Jason Kamunya, a project manager at the Center of Excellence for Crop Rotation at Agventure, says introduction of canola has helped farmers to grow their crops more sustainably by reducing erosion and improving soil moisture.

Agricultural Development Corporation (ADC) Inchili Farm manager William Ruto inspects canola on the farm in Mau Narok.

Photo credit: Francis Mureithi | Nation Media Group

Previously, farmers grew wheat or barley and then let the land fallow, which means they did not earn anything.
"But with canola, when the next cereal crop is grown, the fungicides will have a chance to perform better and improve disease control," says Kamunya.

Natural weed suppressant

According to him, the crop that matures in five months also boosts soil health, thanks to its deep roots.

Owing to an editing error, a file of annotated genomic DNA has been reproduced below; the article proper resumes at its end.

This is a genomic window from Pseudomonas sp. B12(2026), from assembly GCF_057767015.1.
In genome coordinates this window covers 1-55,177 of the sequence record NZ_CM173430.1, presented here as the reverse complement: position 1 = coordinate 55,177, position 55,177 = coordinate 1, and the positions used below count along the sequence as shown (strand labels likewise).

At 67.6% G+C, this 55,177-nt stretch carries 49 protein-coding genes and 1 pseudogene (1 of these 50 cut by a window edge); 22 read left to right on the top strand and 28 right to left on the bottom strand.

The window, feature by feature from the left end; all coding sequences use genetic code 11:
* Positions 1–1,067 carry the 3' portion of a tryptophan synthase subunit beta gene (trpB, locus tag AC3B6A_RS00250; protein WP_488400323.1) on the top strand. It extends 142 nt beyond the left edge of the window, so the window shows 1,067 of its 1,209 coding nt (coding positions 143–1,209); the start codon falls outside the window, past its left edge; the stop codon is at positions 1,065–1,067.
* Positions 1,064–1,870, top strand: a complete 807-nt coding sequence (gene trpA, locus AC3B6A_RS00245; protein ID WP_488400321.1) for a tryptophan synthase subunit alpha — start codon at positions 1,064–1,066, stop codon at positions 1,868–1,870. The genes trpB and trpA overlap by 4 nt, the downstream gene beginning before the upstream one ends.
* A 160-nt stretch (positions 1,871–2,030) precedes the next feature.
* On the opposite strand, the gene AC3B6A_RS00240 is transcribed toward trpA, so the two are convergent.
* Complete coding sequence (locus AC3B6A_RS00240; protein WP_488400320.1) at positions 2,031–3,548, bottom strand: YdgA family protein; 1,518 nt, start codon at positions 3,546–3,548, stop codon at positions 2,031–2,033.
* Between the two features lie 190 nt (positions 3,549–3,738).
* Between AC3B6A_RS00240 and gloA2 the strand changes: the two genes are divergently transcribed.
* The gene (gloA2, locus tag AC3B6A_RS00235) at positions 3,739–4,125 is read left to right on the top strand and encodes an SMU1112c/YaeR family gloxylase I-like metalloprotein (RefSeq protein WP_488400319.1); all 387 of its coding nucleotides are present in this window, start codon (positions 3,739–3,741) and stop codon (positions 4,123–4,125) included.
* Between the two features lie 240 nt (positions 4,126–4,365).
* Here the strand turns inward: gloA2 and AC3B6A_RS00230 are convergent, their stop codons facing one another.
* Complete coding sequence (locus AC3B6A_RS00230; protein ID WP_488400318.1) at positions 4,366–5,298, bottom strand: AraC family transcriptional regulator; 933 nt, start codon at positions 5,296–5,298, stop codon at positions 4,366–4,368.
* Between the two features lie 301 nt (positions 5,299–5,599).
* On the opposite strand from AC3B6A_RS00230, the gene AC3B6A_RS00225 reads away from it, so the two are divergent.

"Canola consumes nitrogen which is not wanted by the barley crop. It also add sulphur and boron in the soil,” he says.

When one farms canola and follows it with wheat, the wheat yield goes up to 22  bags per acre. When you farm an acre that has not been crop rotated with canola, one harvests 14 bags, says Jackson Yenko, an agronomist. He notes canola is grown for its highly nutritious oil, which is extracted from the seeds.

"The crop contains chemical compounds, which repel cereal pests and it works well for rotational purposes," says Yenko.

He adds that the deep rooting structure of canola crop makes cereals more resilient to dry periods and has helped farmers to grow their crops more sustainably.

"Farmers can grow wheat-canola-barley rotation which helps to manage soil erosion better. The crop is also a natural weed suppressant.”

Canola suppresses ryegrass and brome grass, which have become stubborn weeds and are very difficult to control.